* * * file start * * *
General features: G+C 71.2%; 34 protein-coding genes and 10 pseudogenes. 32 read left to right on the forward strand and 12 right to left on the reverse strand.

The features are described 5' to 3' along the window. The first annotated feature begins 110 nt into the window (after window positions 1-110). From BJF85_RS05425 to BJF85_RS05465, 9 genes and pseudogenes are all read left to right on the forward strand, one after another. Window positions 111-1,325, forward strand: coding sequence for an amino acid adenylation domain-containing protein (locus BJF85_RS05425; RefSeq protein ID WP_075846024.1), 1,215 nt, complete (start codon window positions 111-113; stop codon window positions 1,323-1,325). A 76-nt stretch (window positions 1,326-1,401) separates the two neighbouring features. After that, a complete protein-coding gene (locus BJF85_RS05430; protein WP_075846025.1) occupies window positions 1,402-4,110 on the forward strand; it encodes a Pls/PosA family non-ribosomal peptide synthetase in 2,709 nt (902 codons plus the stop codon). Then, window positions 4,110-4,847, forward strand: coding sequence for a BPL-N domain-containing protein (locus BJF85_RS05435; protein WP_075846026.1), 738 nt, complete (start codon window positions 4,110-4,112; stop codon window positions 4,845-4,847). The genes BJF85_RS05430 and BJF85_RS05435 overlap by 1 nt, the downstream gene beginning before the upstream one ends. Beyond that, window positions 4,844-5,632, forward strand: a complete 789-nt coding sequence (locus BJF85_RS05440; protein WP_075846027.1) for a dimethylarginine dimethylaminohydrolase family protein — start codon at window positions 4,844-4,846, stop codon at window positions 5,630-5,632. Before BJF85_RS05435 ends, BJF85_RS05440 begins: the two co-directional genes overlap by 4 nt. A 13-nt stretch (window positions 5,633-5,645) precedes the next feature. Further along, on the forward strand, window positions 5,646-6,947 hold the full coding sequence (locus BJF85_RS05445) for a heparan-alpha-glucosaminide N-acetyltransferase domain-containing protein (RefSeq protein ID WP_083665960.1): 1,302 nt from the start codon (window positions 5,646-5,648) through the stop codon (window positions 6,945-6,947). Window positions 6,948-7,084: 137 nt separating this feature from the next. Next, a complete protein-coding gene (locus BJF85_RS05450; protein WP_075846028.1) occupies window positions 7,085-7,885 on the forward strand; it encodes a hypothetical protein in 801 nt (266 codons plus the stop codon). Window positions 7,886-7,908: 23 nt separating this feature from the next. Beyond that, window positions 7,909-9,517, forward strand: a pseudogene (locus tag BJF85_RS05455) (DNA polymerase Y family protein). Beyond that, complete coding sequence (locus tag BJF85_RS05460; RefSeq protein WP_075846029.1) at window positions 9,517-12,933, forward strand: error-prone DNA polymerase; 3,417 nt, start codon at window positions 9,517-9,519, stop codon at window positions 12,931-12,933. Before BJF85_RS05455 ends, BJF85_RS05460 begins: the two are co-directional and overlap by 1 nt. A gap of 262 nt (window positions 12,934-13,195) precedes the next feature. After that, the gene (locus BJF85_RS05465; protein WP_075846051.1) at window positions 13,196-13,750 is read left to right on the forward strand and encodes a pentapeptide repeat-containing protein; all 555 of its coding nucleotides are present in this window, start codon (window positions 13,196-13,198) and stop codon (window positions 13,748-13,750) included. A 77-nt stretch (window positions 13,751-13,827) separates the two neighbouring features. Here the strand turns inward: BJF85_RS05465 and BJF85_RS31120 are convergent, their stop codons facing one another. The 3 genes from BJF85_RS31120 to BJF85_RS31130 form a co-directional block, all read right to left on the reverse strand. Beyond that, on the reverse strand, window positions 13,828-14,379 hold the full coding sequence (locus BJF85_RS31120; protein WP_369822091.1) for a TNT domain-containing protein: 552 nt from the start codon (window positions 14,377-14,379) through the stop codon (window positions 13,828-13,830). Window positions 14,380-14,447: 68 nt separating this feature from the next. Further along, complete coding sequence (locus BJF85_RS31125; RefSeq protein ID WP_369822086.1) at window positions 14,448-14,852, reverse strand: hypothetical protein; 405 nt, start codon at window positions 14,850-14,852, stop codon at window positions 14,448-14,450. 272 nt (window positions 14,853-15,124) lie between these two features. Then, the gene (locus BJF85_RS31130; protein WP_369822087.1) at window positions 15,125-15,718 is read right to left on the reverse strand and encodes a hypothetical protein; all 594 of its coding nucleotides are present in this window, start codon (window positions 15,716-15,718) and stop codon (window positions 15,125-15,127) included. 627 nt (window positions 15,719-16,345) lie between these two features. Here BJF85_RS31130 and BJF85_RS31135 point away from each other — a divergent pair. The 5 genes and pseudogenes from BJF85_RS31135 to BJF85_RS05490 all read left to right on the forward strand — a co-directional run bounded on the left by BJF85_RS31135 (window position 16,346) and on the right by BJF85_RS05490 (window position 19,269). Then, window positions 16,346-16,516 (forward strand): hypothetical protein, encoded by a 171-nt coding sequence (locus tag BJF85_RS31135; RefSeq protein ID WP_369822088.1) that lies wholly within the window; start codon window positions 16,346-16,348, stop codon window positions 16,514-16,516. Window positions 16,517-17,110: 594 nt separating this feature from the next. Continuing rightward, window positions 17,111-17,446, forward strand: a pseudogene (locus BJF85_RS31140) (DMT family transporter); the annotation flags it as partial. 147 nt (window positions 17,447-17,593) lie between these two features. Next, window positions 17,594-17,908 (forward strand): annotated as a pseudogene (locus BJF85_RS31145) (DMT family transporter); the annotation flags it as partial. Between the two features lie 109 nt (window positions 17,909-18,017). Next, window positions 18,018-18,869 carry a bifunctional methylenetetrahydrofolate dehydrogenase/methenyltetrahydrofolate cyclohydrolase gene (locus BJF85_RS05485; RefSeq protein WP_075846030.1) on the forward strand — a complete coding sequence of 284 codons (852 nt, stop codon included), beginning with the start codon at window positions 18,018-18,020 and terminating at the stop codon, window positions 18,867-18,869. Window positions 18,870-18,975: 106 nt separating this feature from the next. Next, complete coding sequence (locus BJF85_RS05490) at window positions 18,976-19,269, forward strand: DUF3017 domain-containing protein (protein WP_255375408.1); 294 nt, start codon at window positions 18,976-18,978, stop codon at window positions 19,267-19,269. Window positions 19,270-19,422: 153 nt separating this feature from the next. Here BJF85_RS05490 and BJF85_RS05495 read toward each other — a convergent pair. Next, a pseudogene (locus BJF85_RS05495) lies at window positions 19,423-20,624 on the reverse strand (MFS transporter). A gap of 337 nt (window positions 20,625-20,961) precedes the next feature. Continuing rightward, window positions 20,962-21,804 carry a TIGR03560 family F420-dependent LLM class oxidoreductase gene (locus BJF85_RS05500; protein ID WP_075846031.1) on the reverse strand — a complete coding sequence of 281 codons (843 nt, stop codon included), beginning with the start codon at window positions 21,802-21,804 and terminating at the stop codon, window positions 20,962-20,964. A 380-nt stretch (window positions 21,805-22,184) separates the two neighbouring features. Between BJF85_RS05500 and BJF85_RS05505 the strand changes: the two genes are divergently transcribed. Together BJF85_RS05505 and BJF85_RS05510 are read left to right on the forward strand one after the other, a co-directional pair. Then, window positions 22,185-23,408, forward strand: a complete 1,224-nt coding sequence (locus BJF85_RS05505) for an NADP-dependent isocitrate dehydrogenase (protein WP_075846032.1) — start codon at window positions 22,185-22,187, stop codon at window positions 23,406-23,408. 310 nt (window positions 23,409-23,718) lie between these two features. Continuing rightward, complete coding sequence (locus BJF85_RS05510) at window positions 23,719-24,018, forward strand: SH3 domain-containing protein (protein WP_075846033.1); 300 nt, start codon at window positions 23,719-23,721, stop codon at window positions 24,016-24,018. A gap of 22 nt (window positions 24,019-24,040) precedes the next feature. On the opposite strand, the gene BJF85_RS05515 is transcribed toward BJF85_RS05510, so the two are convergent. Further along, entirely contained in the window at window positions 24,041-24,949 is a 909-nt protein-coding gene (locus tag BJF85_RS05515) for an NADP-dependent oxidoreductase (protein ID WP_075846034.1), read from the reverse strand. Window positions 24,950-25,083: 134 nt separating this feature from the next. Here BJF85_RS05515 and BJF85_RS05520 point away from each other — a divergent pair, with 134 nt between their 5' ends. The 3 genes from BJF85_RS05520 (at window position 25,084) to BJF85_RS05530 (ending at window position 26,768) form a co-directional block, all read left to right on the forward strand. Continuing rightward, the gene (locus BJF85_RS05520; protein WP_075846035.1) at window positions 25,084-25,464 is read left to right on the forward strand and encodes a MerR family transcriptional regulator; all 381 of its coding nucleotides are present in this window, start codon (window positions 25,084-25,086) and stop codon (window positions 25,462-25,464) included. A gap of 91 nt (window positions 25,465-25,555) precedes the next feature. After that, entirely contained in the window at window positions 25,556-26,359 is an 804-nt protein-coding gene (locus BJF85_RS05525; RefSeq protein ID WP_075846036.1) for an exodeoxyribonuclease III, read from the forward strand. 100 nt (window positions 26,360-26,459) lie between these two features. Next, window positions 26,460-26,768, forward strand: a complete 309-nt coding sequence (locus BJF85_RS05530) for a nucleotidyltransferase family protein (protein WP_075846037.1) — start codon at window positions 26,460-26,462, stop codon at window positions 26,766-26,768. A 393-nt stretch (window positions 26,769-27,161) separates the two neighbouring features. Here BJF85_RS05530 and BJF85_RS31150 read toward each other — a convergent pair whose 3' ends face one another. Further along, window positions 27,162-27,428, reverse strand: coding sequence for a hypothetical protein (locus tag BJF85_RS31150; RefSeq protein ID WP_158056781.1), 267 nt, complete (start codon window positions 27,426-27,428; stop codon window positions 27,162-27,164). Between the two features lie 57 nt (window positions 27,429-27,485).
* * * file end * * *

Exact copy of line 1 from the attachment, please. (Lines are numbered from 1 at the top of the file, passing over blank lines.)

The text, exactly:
General features: G+C 71.2%; 34 protein-coding genes and 10 pseudogenes. 32 read left to right on the forward strand and 12 right to left on the reverse strand.